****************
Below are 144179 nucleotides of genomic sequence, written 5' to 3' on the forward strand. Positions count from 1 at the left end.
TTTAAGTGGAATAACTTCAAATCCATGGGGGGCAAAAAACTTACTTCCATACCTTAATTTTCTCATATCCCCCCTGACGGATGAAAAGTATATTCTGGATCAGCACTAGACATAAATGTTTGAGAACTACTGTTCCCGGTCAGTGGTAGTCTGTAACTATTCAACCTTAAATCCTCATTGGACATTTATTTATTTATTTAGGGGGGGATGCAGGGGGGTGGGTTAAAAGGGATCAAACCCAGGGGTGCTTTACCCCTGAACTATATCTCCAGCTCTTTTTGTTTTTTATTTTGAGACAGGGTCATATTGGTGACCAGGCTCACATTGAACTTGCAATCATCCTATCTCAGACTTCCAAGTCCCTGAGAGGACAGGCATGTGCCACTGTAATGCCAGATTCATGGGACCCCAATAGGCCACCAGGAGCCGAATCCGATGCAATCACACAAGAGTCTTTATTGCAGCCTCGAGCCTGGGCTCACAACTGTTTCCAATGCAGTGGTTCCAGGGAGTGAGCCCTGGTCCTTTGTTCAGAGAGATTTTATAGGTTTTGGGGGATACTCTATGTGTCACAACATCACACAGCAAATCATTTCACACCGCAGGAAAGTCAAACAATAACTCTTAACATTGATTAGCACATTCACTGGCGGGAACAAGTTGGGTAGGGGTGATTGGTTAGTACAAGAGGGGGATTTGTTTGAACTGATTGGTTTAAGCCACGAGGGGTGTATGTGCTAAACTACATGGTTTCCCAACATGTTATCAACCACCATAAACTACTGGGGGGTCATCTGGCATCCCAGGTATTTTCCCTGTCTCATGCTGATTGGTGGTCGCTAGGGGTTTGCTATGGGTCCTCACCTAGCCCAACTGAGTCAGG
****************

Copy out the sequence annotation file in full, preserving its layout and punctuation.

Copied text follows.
Below are 144179 nucleotides of genomic sequence, written 5' to 3' on the forward strand. Positions count from 1 at the left end.
TTTAAGTGGAATAACTTCAAATCCATGGGGGGCAAAAAACTTACTTCCATACCTTAATTTTCTCATATCCCCCCTGACGGATGAAAAGTATATTCTGGATCAGCACTAGACATAAATGTTTGAGAACTACTGTTCCCGGTCAGTGGTAGTCTGTAACTATTCAACCTTAAATCCTCATTGGACATTTATTTATTTATTTAGGGGGGGATGCAGGGGGGTGGGTTAAAAGGGATCAAACCCAGGGGTGCTTTACCCCTGAACTATATCTCCAGCTCTTTTTGTTTTTTATTTTGAGACAGGGTCATATTGGTGACCAGGCTCACATTGAACTTGCAATCATCCTATCTCAGACTTCCAAGTCCCTGAGAGGACAGGCATGTGCCACTGTAATGCCAGATTCATGGGACCCCAATAGGCCACCAGGAGCCGAATCCGATGCAATCACACAAGAGTCTTTATTGCAGCCTCGAGCCTGGGCTCACAACTGTTTCCAATGCAGTGGTTCCAGGGAGTGAGCCCTGGTCCTTTGTTCAGAGAGATTTTATAGGTTTTGGGGGATACTCTATGTGTCACAACATCACACAGCAAATCATTTCACACCGCAGGAAAGTCAAACAATAACTCTTAACATTGATTAGCACATTCACTGGCGGGAACAAGTTGGGTAGGGGTGATTGGTTAGTACAAGAGGGGGATTTGTTTGAACTGATTGGTTTAAGCCACGAGGGGTGTATGTGCTAAACTACATGGTTTCCCAACATGTTATCAACCACCATAAACTACTGGGGGGTCATCTGGCATCCCAGGTATTTTCCCTGTCTCATGCTGATTGGTGGTCGCTAGGGGTTTGCTATGGGTCCTCACCTAGCCCAACTGAGTCAGG